The Mahomet Aquifer is the most important aquifer in east-central Illinois. Composed of sand and gravel, it is part of the buried Mahomet Bedrock Valley. It underlies 15 counties and ranges from 50 to 200 feet (15 to 60 m) thick. It supplies over 100,000,000 US gallons (380,000 m3) per day of groundwater for public water use, industrial supply, and irrigation.
The Mahomet Aquifer consists of sand and gravel deposited by glacial meltwater flowing westward along the Mahomet Bedrock Valley during the Pre-Illinoian glacial episode.[further explanation needed] This bedrock valley forms the western part of the Teays-Mahomet Bedrock Valley System that extends into Illinois from Indiana (Larson et al., 2003). Most of the sand and gravel of the Mahomet Aquifer is from the lower half of the Banner Formation and belongs to the Mahomet Sand Member which is buried 100 to 200 feet (30 to 60 m) below the ground surface.
The aquifer underlies 1.26 million acres (5,100 km²) of land in east-central Illinois and spans 15 counties (Panno and Korab, 2000). The Mahomet ranges from four to fifteen miles (24 km) wide (6 to 24 km) and 50 to 200 feet (15 to 60 m) thick, although the average thickness is 100 feet (30 m). The aquifer is confined except in Mason, Menard, and Tazewell Counties in the west near the Illinois River.
The Mahomet Aquifer supplies approximately 850,000 people with water. The Illinois Bureau of the Budget projects that the population could increase to about 910,000 people by 2020. An estimated 100,000,000 US gallons (380,000 m3) per day of groundwater is pumped from the aquifer to supply municipal, agricultural, commercial, industrial, and rural domestic users (Larson et al., 2003). Approximately 45% of the water withdrawn is consumed by the public, 29% by industry, and 18% by commercial users (Panno and Korab, 2000). The remaining percentage is for other uses such as livestock and irrigation.
As the population increases and economic growth occurs in the region, the demand for water also rises. Concern about additional groundwater withdrawal and the resulting repercussions has encouraged planning, management, and groundwater studies. The Illinois State Geological Survey and the Illinois State Water Survey have collected data that indicate declining water levels in certain parts of the Mahomet Aquifer.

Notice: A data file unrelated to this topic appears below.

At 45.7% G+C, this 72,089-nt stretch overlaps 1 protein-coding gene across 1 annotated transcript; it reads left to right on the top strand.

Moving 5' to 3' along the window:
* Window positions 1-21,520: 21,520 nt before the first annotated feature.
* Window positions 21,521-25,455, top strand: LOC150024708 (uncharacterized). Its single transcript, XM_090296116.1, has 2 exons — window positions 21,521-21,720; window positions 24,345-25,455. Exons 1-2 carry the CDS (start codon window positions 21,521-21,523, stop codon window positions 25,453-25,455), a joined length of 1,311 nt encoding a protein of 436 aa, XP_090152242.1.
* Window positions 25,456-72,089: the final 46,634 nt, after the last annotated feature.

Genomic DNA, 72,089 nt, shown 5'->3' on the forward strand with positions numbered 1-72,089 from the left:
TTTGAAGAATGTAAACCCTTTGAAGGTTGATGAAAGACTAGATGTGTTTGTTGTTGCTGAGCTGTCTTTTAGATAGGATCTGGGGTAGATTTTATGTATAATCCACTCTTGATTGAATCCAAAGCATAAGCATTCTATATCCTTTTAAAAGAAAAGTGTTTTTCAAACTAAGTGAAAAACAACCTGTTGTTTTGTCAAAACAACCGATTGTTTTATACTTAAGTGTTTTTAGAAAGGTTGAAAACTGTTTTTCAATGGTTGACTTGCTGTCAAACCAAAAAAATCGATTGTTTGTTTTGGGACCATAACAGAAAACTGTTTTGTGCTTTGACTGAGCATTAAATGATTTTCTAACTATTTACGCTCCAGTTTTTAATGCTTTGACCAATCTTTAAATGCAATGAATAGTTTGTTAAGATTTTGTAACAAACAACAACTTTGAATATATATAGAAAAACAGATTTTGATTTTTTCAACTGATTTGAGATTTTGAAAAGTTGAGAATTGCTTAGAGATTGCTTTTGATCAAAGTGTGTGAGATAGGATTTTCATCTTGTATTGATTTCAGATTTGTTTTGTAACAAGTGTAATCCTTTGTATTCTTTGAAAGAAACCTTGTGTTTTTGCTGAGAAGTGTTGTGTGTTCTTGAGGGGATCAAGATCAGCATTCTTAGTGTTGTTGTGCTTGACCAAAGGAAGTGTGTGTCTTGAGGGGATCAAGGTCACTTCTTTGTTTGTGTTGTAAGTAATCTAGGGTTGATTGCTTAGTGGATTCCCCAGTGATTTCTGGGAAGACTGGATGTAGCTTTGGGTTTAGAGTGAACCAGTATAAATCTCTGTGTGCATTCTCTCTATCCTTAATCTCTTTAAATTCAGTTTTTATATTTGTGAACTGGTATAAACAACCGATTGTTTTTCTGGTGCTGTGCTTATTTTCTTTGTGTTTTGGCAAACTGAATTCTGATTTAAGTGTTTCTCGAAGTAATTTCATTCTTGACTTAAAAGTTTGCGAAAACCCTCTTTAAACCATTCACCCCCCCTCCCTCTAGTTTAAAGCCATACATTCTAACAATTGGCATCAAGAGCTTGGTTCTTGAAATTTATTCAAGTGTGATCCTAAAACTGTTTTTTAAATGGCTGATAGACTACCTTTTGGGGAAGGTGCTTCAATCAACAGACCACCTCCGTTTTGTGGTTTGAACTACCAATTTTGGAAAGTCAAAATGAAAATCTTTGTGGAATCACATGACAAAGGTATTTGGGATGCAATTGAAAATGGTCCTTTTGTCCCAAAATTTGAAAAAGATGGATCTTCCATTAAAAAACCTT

The water quality in the Mahomet Aquifer is high in dissolved minerals and iron, which is typical of all groundwater. Neither of these pose a human health risk. One contaminant that is of concern is naturally occurring arsenic. The arsenic leaches from oxidized pyrite. Concentrations can range from 20 to 70 parts per billion (ppb), which exceeds the new standard adopted by the U.S. Environmental Protection Agency (Panno and Korab, 2000). The new standard is 10 ppb. Water-supply systems must comply with the new standard from January 23, 2006 (EPA, 2004). Fortunately, arsenic can be effectively removed with commercially available water-treatment systems.
Mahomet Aquifer Consortium
The Mahomet Aquifer Consortium (MAC) was formed in 1998 with the purpose of developing a study and management plan for the aquifer. The group consists of 70 representatives from the public, water authorities, water companies, professional groups, and local, county, state, and federal governments. The goal of the MAC is to study the aquifer so that informed decisions can be made about meeting future water demand as populations increase and extreme weather events occur (MAC, 2004).
- Panno, S.V. and H. Korab. 2000. The Mahomet Aquifer. The Illinois Steward, v. 9, no. 1, p. 19-21.
- Larson, D. R., E. Mehnert and B. L. Herzog. June 2003. The Mahomet Aquifer: A Transboundary Resource in East-Central Illinois. Water International, v. 28, no. 2, p. 170–180.